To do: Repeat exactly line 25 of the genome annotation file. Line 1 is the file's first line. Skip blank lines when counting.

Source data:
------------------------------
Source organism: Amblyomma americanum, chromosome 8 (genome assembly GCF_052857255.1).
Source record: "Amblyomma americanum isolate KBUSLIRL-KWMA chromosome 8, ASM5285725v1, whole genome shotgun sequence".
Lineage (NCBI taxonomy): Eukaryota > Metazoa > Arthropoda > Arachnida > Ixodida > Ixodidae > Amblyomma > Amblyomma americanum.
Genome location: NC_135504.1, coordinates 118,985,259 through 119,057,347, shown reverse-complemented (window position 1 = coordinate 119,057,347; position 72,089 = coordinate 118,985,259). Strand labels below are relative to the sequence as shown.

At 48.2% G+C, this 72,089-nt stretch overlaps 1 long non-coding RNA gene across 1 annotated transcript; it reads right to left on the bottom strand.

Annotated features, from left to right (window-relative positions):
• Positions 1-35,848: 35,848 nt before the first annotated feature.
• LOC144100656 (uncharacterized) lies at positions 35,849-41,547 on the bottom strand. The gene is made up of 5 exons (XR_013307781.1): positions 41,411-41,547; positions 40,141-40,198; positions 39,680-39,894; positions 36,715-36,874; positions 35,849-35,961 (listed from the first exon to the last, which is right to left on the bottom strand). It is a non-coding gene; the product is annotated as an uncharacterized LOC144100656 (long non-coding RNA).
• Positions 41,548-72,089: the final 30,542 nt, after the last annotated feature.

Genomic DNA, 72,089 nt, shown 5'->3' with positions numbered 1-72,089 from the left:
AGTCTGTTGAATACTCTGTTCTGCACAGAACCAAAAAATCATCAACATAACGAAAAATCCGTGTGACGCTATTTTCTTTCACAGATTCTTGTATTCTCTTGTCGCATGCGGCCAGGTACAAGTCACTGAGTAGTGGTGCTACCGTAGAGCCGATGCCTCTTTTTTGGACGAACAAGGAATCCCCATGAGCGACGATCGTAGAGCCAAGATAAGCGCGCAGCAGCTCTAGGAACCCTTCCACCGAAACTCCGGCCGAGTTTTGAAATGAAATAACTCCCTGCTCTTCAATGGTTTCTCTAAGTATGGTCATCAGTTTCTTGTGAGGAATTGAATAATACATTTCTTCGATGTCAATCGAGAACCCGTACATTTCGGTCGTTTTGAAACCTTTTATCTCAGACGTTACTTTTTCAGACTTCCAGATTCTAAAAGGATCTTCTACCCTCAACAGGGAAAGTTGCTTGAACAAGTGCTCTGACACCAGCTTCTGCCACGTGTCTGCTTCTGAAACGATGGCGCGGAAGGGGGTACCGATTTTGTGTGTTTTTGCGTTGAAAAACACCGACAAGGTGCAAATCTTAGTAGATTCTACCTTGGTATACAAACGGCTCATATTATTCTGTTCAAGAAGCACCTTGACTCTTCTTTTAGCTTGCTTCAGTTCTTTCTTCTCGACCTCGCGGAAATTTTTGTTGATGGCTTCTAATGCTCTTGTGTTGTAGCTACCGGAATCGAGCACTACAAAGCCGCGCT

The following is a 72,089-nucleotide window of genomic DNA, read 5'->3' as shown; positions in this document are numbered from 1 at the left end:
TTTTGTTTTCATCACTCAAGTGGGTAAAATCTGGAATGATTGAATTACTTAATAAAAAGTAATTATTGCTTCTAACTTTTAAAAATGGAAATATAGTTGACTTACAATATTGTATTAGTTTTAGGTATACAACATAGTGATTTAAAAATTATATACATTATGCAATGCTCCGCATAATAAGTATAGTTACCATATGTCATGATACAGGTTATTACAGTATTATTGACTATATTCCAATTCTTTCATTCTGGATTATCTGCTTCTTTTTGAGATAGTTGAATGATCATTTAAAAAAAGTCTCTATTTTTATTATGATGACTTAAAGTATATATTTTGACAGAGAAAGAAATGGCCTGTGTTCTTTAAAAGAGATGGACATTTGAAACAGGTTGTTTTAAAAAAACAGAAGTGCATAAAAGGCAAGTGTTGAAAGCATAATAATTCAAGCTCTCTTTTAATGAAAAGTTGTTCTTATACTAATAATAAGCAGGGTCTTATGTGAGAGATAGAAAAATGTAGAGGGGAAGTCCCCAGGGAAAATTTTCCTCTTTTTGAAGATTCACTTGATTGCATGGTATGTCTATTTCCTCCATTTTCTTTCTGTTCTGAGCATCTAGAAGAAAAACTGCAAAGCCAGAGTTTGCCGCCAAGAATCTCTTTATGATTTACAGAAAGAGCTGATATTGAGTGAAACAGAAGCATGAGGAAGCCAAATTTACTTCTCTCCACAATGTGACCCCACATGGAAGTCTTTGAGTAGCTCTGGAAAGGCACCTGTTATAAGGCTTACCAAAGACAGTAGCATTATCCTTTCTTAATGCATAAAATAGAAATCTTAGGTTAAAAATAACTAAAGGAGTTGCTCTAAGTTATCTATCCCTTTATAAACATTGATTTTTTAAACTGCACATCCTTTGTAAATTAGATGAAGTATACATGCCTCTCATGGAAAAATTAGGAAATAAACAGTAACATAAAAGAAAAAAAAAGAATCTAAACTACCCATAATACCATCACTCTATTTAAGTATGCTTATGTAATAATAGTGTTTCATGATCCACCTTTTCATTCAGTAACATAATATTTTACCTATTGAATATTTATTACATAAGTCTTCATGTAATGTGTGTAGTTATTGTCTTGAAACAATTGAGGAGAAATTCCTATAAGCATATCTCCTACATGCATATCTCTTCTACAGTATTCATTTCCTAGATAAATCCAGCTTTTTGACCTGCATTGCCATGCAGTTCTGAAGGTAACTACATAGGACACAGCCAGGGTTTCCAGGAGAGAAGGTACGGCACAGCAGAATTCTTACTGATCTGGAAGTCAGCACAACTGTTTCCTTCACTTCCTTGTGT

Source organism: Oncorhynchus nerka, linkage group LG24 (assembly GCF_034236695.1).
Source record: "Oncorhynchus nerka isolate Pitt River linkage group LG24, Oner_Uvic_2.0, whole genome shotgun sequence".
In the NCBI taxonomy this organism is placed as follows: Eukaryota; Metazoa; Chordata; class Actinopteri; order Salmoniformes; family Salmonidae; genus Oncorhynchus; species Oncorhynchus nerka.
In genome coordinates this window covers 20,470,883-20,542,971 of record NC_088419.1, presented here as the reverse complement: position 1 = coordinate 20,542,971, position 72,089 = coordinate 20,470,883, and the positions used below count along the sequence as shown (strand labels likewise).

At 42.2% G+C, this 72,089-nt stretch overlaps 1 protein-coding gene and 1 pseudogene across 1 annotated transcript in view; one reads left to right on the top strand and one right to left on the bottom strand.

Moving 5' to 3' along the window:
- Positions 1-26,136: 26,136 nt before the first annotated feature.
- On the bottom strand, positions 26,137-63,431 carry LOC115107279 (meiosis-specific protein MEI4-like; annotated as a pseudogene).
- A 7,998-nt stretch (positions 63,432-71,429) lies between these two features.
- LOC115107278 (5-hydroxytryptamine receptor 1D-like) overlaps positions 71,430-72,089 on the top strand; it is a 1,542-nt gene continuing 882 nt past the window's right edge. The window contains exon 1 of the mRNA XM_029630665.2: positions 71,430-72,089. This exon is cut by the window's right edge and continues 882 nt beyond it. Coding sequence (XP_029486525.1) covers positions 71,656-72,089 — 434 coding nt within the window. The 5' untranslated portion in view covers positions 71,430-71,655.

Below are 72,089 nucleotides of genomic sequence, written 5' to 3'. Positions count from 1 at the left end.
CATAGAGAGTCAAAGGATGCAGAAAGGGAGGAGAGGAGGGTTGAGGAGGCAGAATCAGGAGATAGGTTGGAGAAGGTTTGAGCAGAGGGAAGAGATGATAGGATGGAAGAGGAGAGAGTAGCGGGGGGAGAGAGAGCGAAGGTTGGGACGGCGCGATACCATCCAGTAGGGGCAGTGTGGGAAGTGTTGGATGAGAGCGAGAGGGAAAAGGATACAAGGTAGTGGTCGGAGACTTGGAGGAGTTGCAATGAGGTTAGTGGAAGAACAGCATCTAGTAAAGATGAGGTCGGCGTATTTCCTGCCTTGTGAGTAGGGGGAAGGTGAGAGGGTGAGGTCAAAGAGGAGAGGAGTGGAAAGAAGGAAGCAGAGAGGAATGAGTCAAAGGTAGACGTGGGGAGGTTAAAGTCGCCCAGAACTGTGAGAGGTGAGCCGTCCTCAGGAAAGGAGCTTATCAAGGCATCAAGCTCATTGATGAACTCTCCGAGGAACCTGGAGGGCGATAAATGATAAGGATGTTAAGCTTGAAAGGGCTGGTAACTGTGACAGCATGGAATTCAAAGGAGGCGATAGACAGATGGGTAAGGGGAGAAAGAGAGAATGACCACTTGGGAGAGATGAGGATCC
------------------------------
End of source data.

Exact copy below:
CATAGAGAGTCAAAGGATGCAGAAAGGGAGGAGAGGAGGGTTGAGGAGGCAGAATCAGGAGATAGGTTGGAGAAGGTTTGAGCAGAGGGAAGAGATGATAGGATGGAAGAGGAGAGAGTAGCGGGGGGAGAGAGAGCGAAGGTTGGGACGGCGCGATACCATCCAGTAGGGGCAGTGTGGGAAGTGTTGGATGAGAGCGAGAGGGAAAAGGATACAAGGTAGTGGTCGGAGACTTGGAGGAGTTGCAATGAGGTTAGTGGAAGAACAGCATCTAGTAAAGATGAGGTCGGCGTATTTCCTGCCTTGTGAGTAGGGGGAAGGTGAGAGGGTGAGGTCAAAGAGGAGAGGAGTGGAAAGAAGGAAGCAGAGAGGAATGAGTCAAAGGTAGACGTGGGGAGGTTAAAGTCGCCCAGAACTGTGAGAGGTGAGCCGTCCTCAGGAAAGGAGCTTATCAAGGCATCAAGCTCATTGATGAACTCTCCGAGGAACCTGGAGGGCGATAAATGATAAGGATGTTAAGCTTGAAAGGGCTGGTAACTGTGACAGCATGGAATTCAAAGGAGGCGATAGACAGATGGGTAAGGGGAGAAAGAGAGAATGACCACTTGGGAGAGATGAGGATCC